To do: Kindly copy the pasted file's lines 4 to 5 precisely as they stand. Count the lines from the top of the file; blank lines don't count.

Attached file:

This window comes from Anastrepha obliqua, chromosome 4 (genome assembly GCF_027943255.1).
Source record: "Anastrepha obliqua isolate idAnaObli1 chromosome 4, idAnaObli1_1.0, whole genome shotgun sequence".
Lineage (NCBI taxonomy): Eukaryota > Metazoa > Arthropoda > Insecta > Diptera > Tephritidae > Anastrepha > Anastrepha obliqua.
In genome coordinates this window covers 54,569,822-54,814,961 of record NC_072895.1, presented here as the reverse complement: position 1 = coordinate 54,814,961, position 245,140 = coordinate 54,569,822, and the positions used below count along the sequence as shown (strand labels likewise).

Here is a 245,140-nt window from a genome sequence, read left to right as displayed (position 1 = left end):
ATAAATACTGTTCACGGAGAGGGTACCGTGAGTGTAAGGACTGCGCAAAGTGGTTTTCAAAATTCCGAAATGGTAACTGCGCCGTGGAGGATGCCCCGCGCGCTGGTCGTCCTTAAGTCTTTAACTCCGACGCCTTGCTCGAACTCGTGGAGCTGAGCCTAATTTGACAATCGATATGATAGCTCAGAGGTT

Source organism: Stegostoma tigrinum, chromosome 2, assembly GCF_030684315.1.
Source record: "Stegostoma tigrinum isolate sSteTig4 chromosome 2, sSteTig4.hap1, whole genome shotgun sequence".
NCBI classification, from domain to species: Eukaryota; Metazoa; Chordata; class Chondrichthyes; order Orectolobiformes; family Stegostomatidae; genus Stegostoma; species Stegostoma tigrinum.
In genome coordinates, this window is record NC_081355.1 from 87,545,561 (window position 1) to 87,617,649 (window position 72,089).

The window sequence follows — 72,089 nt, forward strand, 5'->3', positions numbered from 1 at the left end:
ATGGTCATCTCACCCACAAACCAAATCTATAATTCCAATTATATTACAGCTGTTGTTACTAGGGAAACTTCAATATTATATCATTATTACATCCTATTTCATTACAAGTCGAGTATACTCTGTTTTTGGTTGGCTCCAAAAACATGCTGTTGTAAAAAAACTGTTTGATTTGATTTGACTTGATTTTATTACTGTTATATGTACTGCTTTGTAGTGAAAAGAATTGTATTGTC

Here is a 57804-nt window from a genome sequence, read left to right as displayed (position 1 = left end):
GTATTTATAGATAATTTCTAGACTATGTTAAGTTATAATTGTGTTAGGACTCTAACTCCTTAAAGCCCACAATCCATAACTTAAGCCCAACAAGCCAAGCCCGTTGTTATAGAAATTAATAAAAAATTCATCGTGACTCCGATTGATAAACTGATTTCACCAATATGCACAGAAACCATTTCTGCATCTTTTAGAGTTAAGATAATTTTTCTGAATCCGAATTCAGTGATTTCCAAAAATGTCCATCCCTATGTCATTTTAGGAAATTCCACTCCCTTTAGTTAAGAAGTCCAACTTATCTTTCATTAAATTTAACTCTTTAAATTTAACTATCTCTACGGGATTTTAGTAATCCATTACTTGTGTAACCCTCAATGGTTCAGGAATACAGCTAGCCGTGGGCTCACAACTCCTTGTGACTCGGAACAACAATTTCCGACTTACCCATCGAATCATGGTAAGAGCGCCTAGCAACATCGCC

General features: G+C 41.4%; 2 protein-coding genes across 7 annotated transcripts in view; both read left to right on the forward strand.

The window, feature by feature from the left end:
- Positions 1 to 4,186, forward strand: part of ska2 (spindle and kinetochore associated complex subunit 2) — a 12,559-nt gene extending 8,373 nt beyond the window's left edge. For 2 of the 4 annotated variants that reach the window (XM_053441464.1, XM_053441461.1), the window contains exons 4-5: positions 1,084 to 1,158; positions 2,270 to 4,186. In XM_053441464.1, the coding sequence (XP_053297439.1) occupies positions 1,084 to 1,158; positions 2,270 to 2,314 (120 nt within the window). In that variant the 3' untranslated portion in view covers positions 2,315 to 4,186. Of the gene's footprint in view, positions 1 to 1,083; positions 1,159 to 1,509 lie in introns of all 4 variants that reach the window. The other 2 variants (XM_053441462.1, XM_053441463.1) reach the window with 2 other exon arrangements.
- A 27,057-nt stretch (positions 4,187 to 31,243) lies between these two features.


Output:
In genome coordinates this window covers 54,569,822-54,814,961 of record NC_072895.1, presented here as the reverse complement: position 1 = coordinate 54,814,961, position 245,140 = coordinate 54,569,822, and the positions used below count along the sequence as shown (strand labels likewise).

Here is a 245,140-nt window from a genome sequence, read left to right as displayed (position 1 = left end):